I often run into a fascinating interesting dilemma of sorts whenever I read and edit submissions to this magazine. Do I turn “favour” into “favor” as my spell-checker suggests; neighbour to “neighbor” and labour to “labor”? After all, such decisions are usually based upon the sole discretion of the imperial editor, he himself taking a cue from the rules set to an arbitrary standard of propriety. Editing works from Nigeria (or pretty much all of the African continent) adds another layer of complexity: nativization/localization. More than the mere attention to consistency in certain spellings, how does a platform dedicated to showcasing diverse literature navigate a border between the sometimes inevitable exclusivity of localized experience and the compulsory universality of literature. What gets lost in the editorial interference? And at what cost?
The argument is older than me – from Wole Soyinka’s employment of Yoruba’s poetic voice to English ends, to Chinua Achebe’s interrogation of the need to employ the English language to the specifics of our own daily localized needs, to Ngugi Wa Thiong’o’s total abandon of the idea altogether for a purely native language experience. In-between those ends, somewhere, is Ikhide Ikheloa’s brilliant rant against the need to italicize native words in African-English prose works. What that argument misses in terms of the opportunity for compromise, it makes up for as a staunch defense of a new and totally distinct interlanguage of new literatures to which the global reader comes prepared or misses out, without significant consequences. So, while it is likely that a “ghastly motor accident” takes place only in Nigerian literature, the long-term effect will not likely include a sudden loss of ability by non-Nigerian readers to appreciate the gruesomeness of automobile crashes.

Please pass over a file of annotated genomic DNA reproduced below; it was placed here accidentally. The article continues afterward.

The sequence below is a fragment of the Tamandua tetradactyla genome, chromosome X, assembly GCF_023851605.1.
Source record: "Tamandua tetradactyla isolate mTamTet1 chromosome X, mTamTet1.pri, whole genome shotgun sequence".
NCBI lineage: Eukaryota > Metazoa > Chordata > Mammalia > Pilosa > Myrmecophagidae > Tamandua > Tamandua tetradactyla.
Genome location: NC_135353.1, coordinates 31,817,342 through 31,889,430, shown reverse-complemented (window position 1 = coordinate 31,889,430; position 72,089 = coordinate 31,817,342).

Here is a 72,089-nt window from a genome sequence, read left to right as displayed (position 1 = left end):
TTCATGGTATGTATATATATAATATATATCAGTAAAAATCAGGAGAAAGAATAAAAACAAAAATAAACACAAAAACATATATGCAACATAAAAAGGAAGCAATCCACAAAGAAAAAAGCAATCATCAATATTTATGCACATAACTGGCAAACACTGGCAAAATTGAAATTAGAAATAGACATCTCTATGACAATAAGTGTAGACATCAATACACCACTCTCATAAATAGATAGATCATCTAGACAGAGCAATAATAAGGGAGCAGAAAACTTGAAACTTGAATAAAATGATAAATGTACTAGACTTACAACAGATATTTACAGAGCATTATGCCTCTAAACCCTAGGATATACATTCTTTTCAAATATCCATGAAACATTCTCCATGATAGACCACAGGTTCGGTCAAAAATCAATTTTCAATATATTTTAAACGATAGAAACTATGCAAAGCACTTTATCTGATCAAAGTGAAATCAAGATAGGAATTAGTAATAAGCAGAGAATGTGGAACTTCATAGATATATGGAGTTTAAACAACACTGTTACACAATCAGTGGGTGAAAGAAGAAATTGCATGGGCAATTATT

And so, in this week’s short non-fiction excerpt from Abimbola Adelakun, a technically non-existent English word “corper” makes its interminable debut. It is only for the purpose of this piece, and for this global audience, that the word poses any significant attraction. In Nigeria where it has been in use for about four decades, this reference is useless. (My go-to place for a more vibrant and better updated cultural reference words in the Nigerian English lexicography is within the works of Eghosa Imasuen. Either because of his groundedness in the environment of its most ubiquitous use, or as a result of some deliberate attention to the authenticity that the medium provides, Mr. Imasuen has shown himself as a medium for the survival of Nigerian English literature. In any case, the future can only come with more exciting surprises as far as language use is concerned. With globalization and localization of language use still retaining a good chance of creating great work at each intersection of their meeting, we will always be the winner for it). Other lingual purists will wonder about the use – in Abimbola’s work – of “Ibo” when “Igbo” will do. They too will have to battle with the conundrum of real life common usage versus an author’s need for prescriptive imposition.
Other works presented in this issue are Ikhide Ikheloa’s Children of a Lesser God, and my adaptation of Wole Soyinka’s Telephone Conversation in a work I refer to as Chat Call. Readers coming across either poem for the first time would want to spend some time with the text and subtexts of Soyinka’s 1960s original for a better appreciation of the changes and purposes of the new adaptation. I have not yet “indemnified my publishers” against the charge of plagiarism, but now might be a good time to start.